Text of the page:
The New Year gets off to the best possible start with Satellite Young’s self-titled classic (2017), given a lick of paint and available on vinyl for the first time. Out on TimeSlave Recordings
The three distinct figures of BelleMaison Saikon, Emi Kusano and Tele Hideo stand in front of the modular wall at iconic Tokyo synth store Five G, evoking the retro techno-futurism of Yellow Magic Orchestra and combining it with a modern Idol sensibility. This is the record that proved Satellite Young to be a true triple threat, with their writing, performance and production on point throughout.
A majority of these tracks had been released as singles previously, yet this record never feels like a compilation thanks to its clever sequencing – tweaked here from its original order to suit the vinyl medium. After an intro theme song, we’re repeatedly taken to the precipice of ‘too much’, before being steered back with moments of stasis and real beauty.
It is a joy to listen to in full on vinyl and gaze at the updated artwork: a vivid cartoon iteration of the original image. The visual aesthetic confirms synthwave as a major ingredient in the mix, alongside J-Pop and 80s disco.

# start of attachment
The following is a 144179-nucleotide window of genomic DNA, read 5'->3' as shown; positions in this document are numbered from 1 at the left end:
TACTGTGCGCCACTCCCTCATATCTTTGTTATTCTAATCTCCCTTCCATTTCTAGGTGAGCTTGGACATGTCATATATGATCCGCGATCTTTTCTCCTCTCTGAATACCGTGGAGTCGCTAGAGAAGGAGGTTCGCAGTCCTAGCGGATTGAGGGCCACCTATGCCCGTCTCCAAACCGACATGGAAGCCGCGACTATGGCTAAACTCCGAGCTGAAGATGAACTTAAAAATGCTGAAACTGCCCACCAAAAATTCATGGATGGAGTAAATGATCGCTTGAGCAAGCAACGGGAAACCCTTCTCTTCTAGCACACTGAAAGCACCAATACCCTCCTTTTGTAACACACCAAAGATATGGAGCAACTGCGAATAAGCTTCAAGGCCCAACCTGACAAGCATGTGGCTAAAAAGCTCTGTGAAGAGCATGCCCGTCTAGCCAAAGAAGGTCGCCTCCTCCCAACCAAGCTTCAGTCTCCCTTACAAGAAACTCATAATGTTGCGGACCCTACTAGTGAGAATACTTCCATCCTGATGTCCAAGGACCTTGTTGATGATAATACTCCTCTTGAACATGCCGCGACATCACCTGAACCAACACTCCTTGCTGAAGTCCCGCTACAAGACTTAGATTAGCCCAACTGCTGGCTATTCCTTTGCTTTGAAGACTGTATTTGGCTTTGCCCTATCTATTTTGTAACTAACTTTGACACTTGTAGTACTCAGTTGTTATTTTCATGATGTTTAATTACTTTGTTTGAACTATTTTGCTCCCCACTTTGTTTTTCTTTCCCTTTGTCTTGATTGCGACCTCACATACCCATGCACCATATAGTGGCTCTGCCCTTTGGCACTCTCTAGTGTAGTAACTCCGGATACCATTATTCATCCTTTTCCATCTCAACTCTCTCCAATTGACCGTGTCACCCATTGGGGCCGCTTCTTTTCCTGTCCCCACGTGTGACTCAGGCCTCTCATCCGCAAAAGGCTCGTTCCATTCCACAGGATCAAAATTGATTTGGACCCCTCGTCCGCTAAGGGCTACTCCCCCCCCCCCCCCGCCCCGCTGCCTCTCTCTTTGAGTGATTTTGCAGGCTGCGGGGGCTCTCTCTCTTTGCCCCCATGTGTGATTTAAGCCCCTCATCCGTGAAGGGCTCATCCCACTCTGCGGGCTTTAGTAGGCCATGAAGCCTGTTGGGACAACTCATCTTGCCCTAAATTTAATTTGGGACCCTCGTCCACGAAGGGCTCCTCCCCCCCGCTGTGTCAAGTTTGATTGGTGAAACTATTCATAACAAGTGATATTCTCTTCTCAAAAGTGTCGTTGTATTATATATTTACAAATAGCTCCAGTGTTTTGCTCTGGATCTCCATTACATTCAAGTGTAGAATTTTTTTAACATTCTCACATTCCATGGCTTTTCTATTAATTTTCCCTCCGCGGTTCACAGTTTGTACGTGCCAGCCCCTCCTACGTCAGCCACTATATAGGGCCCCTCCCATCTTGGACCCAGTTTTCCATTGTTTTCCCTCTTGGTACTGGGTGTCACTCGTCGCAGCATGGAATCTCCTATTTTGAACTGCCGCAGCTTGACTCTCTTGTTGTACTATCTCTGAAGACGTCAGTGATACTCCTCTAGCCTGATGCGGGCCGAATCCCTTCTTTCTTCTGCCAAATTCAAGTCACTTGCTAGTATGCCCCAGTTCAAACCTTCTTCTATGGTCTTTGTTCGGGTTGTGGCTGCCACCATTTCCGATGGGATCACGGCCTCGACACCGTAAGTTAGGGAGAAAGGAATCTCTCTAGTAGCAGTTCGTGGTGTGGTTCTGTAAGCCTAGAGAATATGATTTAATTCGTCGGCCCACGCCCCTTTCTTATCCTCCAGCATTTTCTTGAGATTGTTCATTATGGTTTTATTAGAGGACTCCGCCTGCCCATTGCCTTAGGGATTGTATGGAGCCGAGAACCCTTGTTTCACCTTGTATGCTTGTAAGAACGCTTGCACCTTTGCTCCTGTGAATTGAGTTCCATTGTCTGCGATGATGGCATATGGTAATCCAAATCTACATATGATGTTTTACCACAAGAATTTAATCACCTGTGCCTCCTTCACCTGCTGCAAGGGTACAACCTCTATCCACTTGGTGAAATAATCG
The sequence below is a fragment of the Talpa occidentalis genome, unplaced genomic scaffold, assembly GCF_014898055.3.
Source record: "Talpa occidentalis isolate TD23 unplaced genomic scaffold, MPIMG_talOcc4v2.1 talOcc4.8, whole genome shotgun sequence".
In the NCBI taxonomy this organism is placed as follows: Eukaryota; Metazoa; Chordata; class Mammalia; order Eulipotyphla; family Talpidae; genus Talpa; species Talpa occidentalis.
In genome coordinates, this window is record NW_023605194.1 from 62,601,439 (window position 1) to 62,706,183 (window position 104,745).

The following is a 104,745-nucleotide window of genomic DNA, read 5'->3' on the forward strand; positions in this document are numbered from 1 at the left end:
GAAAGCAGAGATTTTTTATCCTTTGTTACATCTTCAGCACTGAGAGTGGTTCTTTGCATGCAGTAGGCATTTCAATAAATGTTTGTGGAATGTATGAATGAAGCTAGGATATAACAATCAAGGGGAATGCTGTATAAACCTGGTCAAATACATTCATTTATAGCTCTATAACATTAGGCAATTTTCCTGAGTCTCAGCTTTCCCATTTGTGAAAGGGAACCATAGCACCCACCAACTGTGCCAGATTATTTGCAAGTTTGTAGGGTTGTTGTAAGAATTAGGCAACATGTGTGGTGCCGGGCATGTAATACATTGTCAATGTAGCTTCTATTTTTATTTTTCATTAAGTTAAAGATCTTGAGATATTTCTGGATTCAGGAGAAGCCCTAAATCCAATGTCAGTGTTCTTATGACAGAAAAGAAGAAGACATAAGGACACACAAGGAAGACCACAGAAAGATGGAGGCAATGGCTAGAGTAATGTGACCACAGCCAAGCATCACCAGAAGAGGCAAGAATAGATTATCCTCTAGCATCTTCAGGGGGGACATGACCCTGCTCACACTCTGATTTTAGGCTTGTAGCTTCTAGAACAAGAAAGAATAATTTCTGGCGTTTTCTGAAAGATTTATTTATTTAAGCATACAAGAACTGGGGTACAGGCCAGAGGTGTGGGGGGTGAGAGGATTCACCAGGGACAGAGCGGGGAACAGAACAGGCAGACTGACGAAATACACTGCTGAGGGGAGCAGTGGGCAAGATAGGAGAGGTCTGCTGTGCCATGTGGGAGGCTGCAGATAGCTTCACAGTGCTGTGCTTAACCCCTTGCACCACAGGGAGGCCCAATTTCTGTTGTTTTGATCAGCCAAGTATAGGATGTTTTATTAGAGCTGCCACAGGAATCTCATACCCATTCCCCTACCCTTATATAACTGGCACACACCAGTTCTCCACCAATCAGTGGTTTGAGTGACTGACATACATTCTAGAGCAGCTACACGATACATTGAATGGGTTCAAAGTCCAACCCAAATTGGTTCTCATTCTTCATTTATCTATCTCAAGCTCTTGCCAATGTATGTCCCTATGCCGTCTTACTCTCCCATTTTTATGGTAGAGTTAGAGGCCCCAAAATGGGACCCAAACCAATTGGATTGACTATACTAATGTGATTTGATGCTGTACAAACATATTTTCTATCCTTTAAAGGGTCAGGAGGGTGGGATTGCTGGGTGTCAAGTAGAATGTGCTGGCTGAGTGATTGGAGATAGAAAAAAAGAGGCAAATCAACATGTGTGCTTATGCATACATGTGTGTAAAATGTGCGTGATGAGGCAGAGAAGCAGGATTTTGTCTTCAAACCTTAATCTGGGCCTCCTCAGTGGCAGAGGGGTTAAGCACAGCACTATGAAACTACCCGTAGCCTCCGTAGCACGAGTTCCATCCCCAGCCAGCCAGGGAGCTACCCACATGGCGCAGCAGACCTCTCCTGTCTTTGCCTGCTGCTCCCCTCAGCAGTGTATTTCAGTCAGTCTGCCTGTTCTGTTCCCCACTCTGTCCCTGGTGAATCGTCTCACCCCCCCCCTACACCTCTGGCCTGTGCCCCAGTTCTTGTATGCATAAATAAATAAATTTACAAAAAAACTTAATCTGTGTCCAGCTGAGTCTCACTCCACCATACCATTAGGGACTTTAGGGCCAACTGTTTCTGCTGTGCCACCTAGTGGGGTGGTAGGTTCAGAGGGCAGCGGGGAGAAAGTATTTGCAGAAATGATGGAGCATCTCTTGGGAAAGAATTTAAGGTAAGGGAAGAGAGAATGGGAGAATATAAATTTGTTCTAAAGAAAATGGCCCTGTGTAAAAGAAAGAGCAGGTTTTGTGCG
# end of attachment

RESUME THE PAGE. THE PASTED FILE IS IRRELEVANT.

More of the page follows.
Synthwave luminary Mitch Murder appears here, lending parts and production to the pumping Outrun tune ‘Sniper Rouge’. Syncopated hits blast over a steady bass that eventually fades out into the sun. ‘Sanfransokyo Girl’ is vocal synthwave at its very best, with huge drums and an aching topline soaring over a classic four chord loop. The simplicity of this tune places it in stark contrast to some of the fancier arrangements and harmonic tricks elsewhere in tunes like closer ‘Don’t Graduate, Senpai!’. These flexes are executed with the panache of masters Yasutaka Nakata, or indeed Mitch Murder on Then Again.
‘Dividual Heart’ features rapid-fire vocal delivery, triplet hits, a shredding guitar solo and a key change. ‘Melancholy 2016’ takes things back to earth and its closing ritardando wraps up the first act.
The snappy MIDI-funk track ‘Break! Break! Tic! Tac!’ is a personal highlight, with its sampler-smashing vocal hook redolent of joyous Freestyle or Italo-Disco productions by Shep Pettibone, Arthur Baker or Jellybean in the early days of the extended remix. ‘Nonai Muchoo’, a collaboration with the producer brinq, has an anthemic disco chorus with echoes of ABBA’s ‘Gimme! Gimme! Gimme!’. There’s even room for an ‘Atomic’-style party rap, and another almighty key change/vocal descant to finish. Inject this into my veins.
Such flourishes show a band who know their music history, but are doing fresh things with a retro palette. They also exemplify a musical act who are confident of their talent, but unafraid to have fun.
Written by Thom Hosken